Home > Flagstaff, New Media, Police State, Politics, Uncategorized > Flag PD Has Double Standard On Body Camera Footage

Flag PD Has Double Standard On Body Camera Footage

By Elisha Dorfsmith

THIS STORY HAS BEEN UPDATED AT THE END

When Flagstaff Police officer Tyler Stewart was tragically shot and killed last year, some in the public raised concerns that the graphic body camera footage had been released and a Phoenix news station had put the unedited video on YouTube. The Los Angels Times explained that Arizona law requires the footage to be public:

“We have to abide by the Arizona state law when it comes to releasing public records information,” said Flagstaff Deputy Chief Walter Miller, who said officials sought legal advice before determining that they had to release the video under Arizona law.”

What a difference a year makes.

Last Wednesday’s shooting of an unarmed (although reportedly seen with a gun) suspect had the Flagstaff Police Department taking a different direction on the only body camera that actually worked during the incident. From today’s press release:

“Due to the graphic nature of the video and the privacy rights of the suspect and his family the complete video will not be released.”

So which is it? Arizona state law requires police to release the footage or police can pick and choose which footage they want the public to have access to? Body cameras work great to protect the public and the police if they are used properly but what happens when the police police their own footage and decide what we are allowed to see and what we are not? How do we know we are getting the whole story?

Arizona Central has a great article on the topic of public records and they say:

“A court case, meanwhile, has held that a record may only be withheld if a countervailing privacy or confidentiality interest or the “best interests of the state” outweigh the public’s right to know – and the burden is on the party trying to withhold documents to prove the harm that would follow release.”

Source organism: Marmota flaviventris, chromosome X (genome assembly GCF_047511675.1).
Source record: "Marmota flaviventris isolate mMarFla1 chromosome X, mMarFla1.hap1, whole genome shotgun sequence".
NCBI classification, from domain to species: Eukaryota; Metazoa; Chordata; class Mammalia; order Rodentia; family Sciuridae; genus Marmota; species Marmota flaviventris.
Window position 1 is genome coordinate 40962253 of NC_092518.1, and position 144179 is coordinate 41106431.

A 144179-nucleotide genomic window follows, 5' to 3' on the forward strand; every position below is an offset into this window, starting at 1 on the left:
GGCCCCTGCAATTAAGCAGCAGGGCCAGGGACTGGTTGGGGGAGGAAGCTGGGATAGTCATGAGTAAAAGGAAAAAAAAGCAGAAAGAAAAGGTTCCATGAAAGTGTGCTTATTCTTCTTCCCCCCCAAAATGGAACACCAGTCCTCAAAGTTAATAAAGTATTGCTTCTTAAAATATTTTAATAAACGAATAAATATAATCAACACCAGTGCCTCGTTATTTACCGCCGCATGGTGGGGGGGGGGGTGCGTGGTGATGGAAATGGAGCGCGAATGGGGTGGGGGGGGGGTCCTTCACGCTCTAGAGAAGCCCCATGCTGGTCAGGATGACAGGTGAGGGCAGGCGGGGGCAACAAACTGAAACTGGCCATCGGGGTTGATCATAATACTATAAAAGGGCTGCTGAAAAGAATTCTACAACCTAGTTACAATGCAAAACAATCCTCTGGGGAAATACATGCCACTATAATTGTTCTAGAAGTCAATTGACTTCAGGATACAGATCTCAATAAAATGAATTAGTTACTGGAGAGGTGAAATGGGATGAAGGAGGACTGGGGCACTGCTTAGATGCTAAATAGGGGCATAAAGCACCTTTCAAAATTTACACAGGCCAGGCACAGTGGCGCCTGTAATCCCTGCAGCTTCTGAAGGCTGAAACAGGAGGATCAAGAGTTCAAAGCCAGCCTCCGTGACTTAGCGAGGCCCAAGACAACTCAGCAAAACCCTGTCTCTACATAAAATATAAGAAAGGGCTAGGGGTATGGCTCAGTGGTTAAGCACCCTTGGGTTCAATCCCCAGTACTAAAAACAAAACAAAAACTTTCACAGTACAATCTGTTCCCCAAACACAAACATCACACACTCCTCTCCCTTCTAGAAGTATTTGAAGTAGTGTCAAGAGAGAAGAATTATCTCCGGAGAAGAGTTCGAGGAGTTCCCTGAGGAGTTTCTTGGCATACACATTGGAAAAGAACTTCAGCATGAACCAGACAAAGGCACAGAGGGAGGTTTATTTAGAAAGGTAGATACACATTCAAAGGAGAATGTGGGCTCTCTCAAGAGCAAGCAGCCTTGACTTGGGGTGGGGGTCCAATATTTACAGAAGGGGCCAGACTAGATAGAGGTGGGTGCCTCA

The Flagstaff Police Department needs to tell us what the harm would be.

As for the other body cameras mentioned above that were at the scene of the shooting, they all failed to work properly. The same Flag PD press release stated:

“Due to technical issues no footage was recorded of the initial contact at the car; Ofc Syers’ camera malfunctioned due to a battery issue and Ofc Seay’s connector cable became detached prior to the incident. Due to the intensity of the moment, Cpl. Lavelle did not activate his camera prior to the shooting. After he fired his weapon, he realized his camera was not operating and immediately activated the camera.”

Really? for those of us who advocated for body cameras for Flagstaff’s police department this is a huge disappointment. We expect them to not only work but be used on the job…especially during high profile cases such as police shootings that leave suspects dead.

Even while taking Flag PD at their word, which many don’t in this case, this whole situation is an embarrassment that fosters distrust and a lack of faith in our local law enforcement.

UPDATE:

About 45 minutes ago The Flagstaff Police Department responded to concerns from citizens including some of the concerns posted in this blog. That response can be found here:

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  1. July 16, 2016 at 4:45 am

    Thank you, I had not heard. one in four working? the city needs to cancel their contract with whom ever made

    those cams and look for another vender.

    Drake

    ________________________________

  2. Eddie Slovik
    July 21, 2016 at 9:29 pm

    Their porcine lips are moving; ergo, they are lying. As usual. These Effers are ALWAYS LYING. “Privacy”, “public sensitivities”, bs, bs, bs. I swear, if these astards ever told the truth they’d melt like something out of the Wizard of Oz. Look for more cops getting wasted as the karma effect takes hold. The body cam thing has become a cruel joke. Always accidentally or conveniently turned off. I just hope that when the poop hits the fan peeps go for a trophy instead of a pigeon.

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